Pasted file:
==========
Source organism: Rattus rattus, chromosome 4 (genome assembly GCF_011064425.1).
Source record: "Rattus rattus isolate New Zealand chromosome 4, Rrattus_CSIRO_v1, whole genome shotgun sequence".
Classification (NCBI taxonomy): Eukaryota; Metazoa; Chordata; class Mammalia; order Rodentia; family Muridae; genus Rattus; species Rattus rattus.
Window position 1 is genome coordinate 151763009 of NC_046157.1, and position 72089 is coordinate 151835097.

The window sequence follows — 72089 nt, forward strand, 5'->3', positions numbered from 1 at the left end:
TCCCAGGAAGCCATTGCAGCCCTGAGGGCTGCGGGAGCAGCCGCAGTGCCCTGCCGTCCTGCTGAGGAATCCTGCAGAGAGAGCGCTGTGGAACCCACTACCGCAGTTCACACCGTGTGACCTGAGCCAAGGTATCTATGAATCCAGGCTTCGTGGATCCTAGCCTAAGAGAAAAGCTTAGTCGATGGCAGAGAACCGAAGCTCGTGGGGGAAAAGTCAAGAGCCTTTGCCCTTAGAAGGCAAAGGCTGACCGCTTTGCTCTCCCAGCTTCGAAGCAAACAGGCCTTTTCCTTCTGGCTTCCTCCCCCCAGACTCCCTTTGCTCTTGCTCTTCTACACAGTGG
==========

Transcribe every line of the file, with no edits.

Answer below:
Source organism: Rattus rattus, chromosome 4 (genome assembly GCF_011064425.1).
Source record: "Rattus rattus isolate New Zealand chromosome 4, Rrattus_CSIRO_v1, whole genome shotgun sequence".
Classification (NCBI taxonomy): Eukaryota; Metazoa; Chordata; class Mammalia; order Rodentia; family Muridae; genus Rattus; species Rattus rattus.
Window position 1 is genome coordinate 151763009 of NC_046157.1, and position 72089 is coordinate 151835097.

The window sequence follows — 72089 nt, forward strand, 5'->3', positions numbered from 1 at the left end:
TCCCAGGAAGCCATTGCAGCCCTGAGGGCTGCGGGAGCAGCCGCAGTGCCCTGCCGTCCTGCTGAGGAATCCTGCAGAGAGAGCGCTGTGGAACCCACTACCGCAGTTCACACCGTGTGACCTGAGCCAAGGTATCTATGAATCCAGGCTTCGTGGATCCTAGCCTAAGAGAAAAGCTTAGTCGATGGCAGAGAACCGAAGCTCGTGGGGGAAAAGTCAAGAGCCTTTGCCCTTAGAAGGCAAAGGCTGACCGCTTTGCTCTCCCAGCTTCGAAGCAAACAGGCCTTTTCCTTCTGGCTTCCTCCCCCCAGACTCCCTTTGCTCTTGCTCTTCTACACAGTGG